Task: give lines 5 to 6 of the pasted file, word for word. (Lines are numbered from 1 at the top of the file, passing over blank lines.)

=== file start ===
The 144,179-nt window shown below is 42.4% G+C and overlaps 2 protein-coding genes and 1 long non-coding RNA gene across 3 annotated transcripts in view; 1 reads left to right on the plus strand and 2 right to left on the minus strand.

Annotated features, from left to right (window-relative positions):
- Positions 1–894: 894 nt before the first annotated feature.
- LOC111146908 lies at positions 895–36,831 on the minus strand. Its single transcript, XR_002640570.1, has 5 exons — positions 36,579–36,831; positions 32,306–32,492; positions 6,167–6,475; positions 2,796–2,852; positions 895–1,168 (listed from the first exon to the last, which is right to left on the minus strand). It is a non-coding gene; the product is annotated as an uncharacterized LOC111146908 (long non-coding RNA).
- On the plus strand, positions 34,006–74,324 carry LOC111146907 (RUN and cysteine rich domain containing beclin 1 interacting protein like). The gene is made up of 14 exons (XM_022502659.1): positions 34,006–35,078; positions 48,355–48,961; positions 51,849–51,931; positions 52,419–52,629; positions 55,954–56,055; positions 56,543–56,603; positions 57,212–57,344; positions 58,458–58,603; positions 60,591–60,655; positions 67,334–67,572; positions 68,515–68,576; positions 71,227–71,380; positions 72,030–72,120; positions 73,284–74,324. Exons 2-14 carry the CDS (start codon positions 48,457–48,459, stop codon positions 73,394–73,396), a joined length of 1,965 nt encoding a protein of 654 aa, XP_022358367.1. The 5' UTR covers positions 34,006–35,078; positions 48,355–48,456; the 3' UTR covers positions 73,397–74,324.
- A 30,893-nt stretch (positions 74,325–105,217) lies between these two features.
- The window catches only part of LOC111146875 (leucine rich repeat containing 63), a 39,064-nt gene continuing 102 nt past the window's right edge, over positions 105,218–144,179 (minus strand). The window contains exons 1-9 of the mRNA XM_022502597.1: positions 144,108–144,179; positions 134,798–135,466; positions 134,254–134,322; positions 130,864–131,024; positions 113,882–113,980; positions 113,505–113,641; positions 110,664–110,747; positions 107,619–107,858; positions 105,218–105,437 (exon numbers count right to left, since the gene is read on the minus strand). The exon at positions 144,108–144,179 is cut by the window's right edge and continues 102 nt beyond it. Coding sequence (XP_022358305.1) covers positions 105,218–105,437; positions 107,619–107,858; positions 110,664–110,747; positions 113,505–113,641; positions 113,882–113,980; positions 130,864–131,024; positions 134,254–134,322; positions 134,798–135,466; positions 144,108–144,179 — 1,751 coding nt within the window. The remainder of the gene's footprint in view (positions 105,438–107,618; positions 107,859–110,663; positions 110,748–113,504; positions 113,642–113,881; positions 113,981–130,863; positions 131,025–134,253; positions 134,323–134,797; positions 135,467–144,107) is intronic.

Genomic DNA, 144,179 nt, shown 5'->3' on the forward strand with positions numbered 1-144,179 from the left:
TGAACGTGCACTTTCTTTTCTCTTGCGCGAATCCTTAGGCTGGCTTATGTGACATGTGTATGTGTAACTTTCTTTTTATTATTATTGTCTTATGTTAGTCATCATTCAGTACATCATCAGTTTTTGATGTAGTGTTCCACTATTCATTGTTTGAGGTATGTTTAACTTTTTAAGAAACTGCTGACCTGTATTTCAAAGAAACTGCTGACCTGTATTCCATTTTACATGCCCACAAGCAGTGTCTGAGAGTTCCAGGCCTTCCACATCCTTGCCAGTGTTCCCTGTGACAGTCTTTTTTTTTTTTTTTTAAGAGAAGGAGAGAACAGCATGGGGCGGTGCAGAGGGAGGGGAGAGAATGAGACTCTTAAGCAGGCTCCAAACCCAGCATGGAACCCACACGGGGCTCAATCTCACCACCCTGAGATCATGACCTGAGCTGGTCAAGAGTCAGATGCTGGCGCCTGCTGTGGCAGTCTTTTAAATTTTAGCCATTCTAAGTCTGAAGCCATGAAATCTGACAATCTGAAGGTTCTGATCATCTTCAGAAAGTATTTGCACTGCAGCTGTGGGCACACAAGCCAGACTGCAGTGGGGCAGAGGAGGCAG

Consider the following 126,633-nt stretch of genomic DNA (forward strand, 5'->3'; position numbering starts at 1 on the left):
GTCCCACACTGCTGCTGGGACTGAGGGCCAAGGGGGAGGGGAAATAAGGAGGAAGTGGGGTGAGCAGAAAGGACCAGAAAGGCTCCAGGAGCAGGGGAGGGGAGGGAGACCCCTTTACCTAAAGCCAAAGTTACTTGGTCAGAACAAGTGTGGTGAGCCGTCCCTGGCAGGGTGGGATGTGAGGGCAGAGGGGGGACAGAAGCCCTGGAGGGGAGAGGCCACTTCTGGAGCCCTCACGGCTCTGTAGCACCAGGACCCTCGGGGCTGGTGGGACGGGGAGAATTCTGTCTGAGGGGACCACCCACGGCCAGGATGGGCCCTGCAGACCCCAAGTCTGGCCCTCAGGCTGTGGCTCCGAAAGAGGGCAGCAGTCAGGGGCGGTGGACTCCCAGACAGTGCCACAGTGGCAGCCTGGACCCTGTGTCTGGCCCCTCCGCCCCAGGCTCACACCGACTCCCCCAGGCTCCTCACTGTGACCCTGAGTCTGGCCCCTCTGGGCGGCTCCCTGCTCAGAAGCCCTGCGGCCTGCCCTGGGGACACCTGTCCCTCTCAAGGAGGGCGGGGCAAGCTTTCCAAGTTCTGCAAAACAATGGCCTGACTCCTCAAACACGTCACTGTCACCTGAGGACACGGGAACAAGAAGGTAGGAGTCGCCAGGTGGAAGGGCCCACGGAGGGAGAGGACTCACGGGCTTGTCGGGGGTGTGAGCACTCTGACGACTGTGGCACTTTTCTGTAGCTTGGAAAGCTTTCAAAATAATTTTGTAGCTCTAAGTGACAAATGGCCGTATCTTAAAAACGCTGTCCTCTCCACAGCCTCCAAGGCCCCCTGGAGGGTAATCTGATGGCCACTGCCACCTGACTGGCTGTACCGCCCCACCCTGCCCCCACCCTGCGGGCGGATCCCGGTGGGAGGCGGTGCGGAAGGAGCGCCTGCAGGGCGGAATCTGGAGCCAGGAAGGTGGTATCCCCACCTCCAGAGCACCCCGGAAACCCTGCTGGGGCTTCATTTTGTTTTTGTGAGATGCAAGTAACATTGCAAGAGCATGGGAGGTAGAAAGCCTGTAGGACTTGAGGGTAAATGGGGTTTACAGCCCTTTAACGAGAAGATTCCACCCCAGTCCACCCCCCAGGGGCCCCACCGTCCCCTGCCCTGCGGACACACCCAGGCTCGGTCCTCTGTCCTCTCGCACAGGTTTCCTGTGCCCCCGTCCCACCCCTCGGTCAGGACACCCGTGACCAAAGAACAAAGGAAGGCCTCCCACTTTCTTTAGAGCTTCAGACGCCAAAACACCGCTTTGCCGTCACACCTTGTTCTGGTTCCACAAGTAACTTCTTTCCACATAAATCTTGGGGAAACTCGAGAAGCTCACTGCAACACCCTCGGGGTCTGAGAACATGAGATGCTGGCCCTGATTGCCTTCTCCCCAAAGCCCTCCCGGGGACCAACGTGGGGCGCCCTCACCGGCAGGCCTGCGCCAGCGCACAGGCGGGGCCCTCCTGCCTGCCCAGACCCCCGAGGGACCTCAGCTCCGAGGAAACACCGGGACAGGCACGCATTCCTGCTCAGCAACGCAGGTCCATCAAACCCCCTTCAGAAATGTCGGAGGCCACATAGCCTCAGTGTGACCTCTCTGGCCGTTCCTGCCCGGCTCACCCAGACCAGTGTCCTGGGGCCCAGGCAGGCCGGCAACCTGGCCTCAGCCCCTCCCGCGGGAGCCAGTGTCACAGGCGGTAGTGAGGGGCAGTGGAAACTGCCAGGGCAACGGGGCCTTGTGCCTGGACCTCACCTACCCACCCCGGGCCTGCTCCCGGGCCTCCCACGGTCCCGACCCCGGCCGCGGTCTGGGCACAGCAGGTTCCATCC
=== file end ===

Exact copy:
- On the plus strand, positions 34,006–74,324 carry LOC111146907 (RUN and cysteine rich domain containing beclin 1 interacting protein like). The gene is made up of 14 exons (XM_022502659.1): positions 34,006–35,078; positions 48,355–48,961; positions 51,849–51,931; positions 52,419–52,629; positions 55,954–56,055; positions 56,543–56,603; positions 57,212–57,344; positions 58,458–58,603; positions 60,591–60,655; positions 67,334–67,572; positions 68,515–68,576; positions 71,227–71,380; positions 72,030–72,120; positions 73,284–74,324. Exons 2-14 carry the CDS (start codon positions 48,457–48,459, stop codon positions 73,394–73,396), a joined length of 1,965 nt encoding a protein of 654 aa, XP_022358367.1. The 5' UTR covers positions 34,006–35,078; positions 48,355–48,456; the 3' UTR covers positions 73,397–74,324.
- A 30,893-nt stretch (positions 74,325–105,217) lies between these two features.